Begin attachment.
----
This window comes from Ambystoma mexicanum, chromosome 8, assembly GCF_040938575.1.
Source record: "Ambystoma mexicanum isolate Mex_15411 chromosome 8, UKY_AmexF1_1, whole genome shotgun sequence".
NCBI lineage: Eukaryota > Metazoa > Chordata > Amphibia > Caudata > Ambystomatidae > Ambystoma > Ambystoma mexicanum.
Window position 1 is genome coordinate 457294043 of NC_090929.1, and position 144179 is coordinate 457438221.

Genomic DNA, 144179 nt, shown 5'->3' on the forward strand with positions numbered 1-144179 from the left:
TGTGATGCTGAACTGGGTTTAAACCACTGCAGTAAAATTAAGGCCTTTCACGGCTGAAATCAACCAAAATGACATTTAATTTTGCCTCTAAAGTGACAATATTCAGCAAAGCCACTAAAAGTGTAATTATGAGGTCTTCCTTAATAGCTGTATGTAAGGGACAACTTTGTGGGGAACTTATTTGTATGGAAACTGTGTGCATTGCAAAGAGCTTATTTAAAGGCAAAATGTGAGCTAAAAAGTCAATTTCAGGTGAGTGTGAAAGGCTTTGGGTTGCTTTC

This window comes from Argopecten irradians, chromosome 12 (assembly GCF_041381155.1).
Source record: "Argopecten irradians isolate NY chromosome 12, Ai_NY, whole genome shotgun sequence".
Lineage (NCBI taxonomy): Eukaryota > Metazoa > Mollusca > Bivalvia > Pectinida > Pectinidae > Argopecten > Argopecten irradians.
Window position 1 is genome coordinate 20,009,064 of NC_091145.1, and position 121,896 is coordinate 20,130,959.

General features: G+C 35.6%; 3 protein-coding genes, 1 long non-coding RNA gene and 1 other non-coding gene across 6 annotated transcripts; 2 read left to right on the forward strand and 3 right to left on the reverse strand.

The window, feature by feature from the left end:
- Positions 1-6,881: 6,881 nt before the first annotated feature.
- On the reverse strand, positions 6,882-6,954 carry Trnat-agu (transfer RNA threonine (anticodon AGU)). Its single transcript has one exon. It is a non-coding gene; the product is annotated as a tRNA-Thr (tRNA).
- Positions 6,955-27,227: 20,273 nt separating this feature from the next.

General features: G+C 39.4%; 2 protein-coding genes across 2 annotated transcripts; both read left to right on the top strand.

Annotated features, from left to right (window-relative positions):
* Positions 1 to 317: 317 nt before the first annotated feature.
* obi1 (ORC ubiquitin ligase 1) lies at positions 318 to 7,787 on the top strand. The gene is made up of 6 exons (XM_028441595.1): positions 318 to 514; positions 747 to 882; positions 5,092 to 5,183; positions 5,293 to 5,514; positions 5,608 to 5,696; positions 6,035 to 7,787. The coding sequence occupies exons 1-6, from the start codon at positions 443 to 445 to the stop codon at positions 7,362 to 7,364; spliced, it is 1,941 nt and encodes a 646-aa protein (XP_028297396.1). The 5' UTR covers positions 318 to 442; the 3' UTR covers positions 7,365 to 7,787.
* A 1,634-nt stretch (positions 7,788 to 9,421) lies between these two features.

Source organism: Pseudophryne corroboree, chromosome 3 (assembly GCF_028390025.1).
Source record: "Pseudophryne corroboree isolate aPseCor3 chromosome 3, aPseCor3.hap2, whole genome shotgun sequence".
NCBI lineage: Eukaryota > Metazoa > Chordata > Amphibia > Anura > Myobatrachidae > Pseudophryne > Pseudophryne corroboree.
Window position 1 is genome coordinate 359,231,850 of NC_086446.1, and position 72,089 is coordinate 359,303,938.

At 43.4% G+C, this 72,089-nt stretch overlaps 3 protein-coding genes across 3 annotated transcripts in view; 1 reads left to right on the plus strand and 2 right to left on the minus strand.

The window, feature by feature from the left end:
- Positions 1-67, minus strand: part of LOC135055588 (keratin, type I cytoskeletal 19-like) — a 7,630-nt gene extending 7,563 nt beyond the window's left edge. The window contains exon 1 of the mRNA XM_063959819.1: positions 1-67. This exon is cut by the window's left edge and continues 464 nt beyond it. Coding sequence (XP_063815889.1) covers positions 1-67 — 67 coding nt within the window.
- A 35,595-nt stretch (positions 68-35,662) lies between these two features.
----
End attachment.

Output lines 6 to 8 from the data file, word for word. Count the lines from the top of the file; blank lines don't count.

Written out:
TGTGATGCTGAACTGGGTTTAAACCACTGCAGTAAAATTAAGGCCTTTCACGGCTGAAATCAACCAAAATGACATTTAATTTTGCCTCTAAAGTGACAATATTCAGCAAAGCCACTAAAAGTGTAATTATGAGGTCTTCCTTAATAGCTGTATGTAAGGGACAACTTTGTGGGGAACTTATTTGTATGGAAACTGTGTGCATTGCAAAGAGCTTATTTAAAGGCAAAATGTGAGCTAAAAAGTCAATTTCAGGTGAGTGTGAAAGGCTTTGGGTTGCTTTC

This window comes from Argopecten irradians, chromosome 12 (assembly GCF_041381155.1).
Source record: "Argopecten irradians isolate NY chromosome 12, Ai_NY, whole genome shotgun sequence".